Auckland Uni is country's largest real estate developer, with 10-year plan well underway.

Auckland University has become New Zealand's largest real estate developer, with a $1 billion 10-year order book already well under way.

A spokesperson said about half that money was already either spent or committed to projects, including its expansion into Newmarket.

"The university has about half a billion dollars of construction already approved over the next five years and that will have to be completed before we look to fund further significant projects at Newmarket," she said of the ex-Lion Breweries site where engineering post-graduate students will move to towards the end of next year.

The $1 billion will be spent on buildings on the main central city site and Newmarket and is coming from borrowing, fees and university income. The university plans to significantly increase its external research income in the next few years.


"The university generates its external research income from externally funded domestic and international research grants and contracts," the spokesperson said.

"In New Zealand, public good research contracts include those from the Ministry of Business, Innovation and Employment, the Health Research Council and the Royal Society of New Zealand.

"For example, the Health Research Council is the principal government agency responsible for funding health research in New Zealand. The university was successful in the council's 2013 funding round, receiving a total of $31.2 million, or just over 50 per cent of the grant funding announced."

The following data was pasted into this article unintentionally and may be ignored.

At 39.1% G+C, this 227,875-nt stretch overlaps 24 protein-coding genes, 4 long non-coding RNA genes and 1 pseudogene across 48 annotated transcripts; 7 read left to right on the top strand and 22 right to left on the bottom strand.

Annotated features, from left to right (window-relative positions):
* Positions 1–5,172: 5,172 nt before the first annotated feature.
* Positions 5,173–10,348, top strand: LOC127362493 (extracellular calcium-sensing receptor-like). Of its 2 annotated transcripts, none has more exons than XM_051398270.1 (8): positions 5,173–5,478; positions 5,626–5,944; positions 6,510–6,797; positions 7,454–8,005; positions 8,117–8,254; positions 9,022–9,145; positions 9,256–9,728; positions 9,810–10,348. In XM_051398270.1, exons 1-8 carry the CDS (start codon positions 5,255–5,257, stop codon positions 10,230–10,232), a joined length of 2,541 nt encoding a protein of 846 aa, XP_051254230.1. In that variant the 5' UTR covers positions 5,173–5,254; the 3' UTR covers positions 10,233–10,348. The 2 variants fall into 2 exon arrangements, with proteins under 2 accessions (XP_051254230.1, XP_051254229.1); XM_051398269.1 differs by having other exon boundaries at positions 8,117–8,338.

External research income was also generated from commercial research contracts through the university's commercial research and knowledge transfer company, Auckland UniServices, the spokesperson said.

"Over the last 10 years, through UniServices, the university has filed over 140 patents - as many as all the other New Zealand universities combined, and half as many as all the NZ Crown Research Institutes combined.

The university has 2500 active research contracts at any one time.

Peter Fehl, Auckland University property services director, said the precise plans for vacant land on the Newmarket site were not available.

"There is no planning for this yet. Please understand that we are concentrating on the research buildings for the moment and planning for the complete site will take 30-plus years," he said.


Demolition on the $200 million redevelopment of the university's existing science building begins in November, Fehl said, ready for a new tower to be added to the Wellesley St-Symonds St corner block.

Ashley Church, Newmarket Business Association chief executive, said the university's move would revitalise the northeastern end of the area and bring forward badly needed infrastructural and traffic improvements.

Church said: "It will provide a ready-made catchment of consumers for Newmarket products and services, complement the pending extension of Westfield 277 at the southwestern end of Newmarket and provide a logical demarcation between the retail district and an education quarter and provide other, non-core, facilities such as good quality accommodation and lecture/conference amenities."

Costs of development

$1b spendup, Auckland University:

* $200m Science Building redevelopment/expansion begins in November.
* $240m Grafton Campus upgrade, completed in 2011.
* $67m purchase of Newmarket site.
* $86m new building at Newmarket campus.
* $160m Engineering expansion, City Campus, 2 years away.